INBAR’s new policy brief summarises how to include bamboo forestry projects in carbon markets.
In recent years, planting trees has gained momentum as a way to combat climate change. Because they store carbon, forests contribute to reducing carbon dioxide in the atmosphere. As such, reforestation projects can be rewarded for ‘offsetting’ carbon, providing a possibly lucrative source of income to the project developers.
According to a recent survey, INBAR Member States are planning to restore 5.7 million hectares of land with bamboo by 2030, as a way to restore degraded soils and protect riverbanks – so why aren’t bamboo forestry projects included more often as offsets in international carbon markets?
Around the world, bamboo is being planted as a solution to restore degraded soils and protect riverbanks.
A new INBAR policy brief explains how to develop and register bamboo forestry projects, so they can be certified by carbon markets. Aimed at project developers and government actors, the brief encourages the inclusion of bamboo forestry projects in carbon offset schemes.
The main points of the report are:
- More countries should be recognising bamboo’s contributions to climate change mitigation. Bamboo plants and durable products can store a lot of carbon: over a 30-year period, a plantation of giant bamboo and its harvested products can store 1.7 times the same amount of carbon as Chinese fir trees. As such, bamboo forests can be traded in carbon markets as ‘offsets’, as long as they are shown to lead to additional carbon being stored, or emissions avoided. Countries, particularly in tropical and subtropical areas where bamboo grows, should make efforts to include bamboo in national and international carbon markets, as well as their national climate strategies.
- Because it is a grass, not a tree, bamboo requires different methods to measure carbon storage. Bamboo culms are hollow, and the relationship between bamboo’s diameter and height with its biomass (and related carbon storage) is different to that of trees. In addition, the denseness of several clumping bamboo species can make it impossible for surveyors to adequately measure the culms’ diameters. To solve this issue, INBAR’s 2019 Manual for Bamboo Forest Biomass and Carbon Assessment provides detailed guidelines for assessing and monitoring biomass and carbon changes in bamboo forests and plantations.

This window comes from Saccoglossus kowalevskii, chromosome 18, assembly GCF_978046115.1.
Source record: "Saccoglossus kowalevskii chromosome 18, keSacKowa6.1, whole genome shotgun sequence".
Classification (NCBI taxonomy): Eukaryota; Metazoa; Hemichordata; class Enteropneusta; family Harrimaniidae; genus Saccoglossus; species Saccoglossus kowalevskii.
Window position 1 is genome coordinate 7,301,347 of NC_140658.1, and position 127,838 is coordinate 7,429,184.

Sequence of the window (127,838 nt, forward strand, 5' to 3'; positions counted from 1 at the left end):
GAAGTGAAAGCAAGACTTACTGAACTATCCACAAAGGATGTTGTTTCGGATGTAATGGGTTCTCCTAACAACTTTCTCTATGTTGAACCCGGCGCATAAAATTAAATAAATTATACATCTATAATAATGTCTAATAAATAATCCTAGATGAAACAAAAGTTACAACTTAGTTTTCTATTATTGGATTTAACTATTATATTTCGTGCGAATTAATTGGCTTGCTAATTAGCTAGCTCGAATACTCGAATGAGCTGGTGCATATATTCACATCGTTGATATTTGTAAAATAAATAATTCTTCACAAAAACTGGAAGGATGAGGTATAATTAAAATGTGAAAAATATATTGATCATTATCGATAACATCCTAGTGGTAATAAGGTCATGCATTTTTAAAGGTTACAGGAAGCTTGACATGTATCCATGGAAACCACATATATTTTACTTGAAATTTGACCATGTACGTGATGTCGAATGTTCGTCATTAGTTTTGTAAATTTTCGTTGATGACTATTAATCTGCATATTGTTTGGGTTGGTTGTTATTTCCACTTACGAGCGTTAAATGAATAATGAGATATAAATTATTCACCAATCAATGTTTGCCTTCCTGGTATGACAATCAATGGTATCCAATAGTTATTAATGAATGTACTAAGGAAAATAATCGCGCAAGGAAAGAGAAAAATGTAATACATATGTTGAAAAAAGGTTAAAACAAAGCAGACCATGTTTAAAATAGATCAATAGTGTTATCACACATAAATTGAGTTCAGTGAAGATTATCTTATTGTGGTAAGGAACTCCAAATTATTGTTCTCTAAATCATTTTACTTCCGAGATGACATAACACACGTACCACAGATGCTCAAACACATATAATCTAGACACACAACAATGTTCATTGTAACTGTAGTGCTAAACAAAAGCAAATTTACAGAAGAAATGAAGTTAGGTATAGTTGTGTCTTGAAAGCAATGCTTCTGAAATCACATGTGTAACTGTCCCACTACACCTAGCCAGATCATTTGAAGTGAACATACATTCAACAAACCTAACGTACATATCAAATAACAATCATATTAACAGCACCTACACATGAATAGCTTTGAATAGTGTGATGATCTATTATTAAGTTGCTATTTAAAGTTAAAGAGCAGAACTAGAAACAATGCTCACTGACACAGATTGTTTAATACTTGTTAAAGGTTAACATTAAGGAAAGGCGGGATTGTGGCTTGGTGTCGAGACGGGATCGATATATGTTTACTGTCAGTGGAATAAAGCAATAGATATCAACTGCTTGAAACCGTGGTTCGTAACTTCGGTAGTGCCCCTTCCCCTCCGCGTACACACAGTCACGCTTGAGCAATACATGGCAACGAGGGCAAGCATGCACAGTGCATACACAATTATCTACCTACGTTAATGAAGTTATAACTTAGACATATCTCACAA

- To be included in carbon markets, bamboo forestry projects must adhere to specific methodologies. There are a few existing methodologies which can certify bamboo forestry projects for a number of different carbon markets, including the Clean Development Mechanism, Verra and the Gold Standard: CDM AR-ACM 003, CDM AR-AMS 007, VCS VM 005, and VCS 007 REDD+MF version 1.6. The INBAR policy brief provides more information on each.
- Further research is needed. Reforestation is not the only way bamboo can contribute to storing or reducing carbon emissions. More research is needed to explore how sustainable management of existing bamboo forests can improve their carbon storage. In addition, methodologies which help assess the carbon stored in durable bamboo products, and the emissions avoided by substituting more carbon-intensive materials with bamboo, would also help increase our understanding of how to scale up bamboo’s applications for climate-smart development.
The policy brief, ‘Integration of Bamboo Forestry into Carbon Markets’, can be read here. It can be cited as: King, C., van der Lugt, P., Thanh Long, T., Li, Y. (2021) Integration of Bamboo Forestry into Carbon Markets. INBAR: Beijing, China.
CGIAR Research Program on Forests, Trees and Agroforestry (FTA) is the world’s largest research for development program to enhance the role of forests, trees and agroforestry in sustainable development and food security and to address climate change. CIFOR leads FTA in partnership with ICRAF, the Alliance of Bioversity International and CIAT, CATIE, CIRAD, INBAR and TBI. FTA’s work is supported by the CGIAR Trust Fund.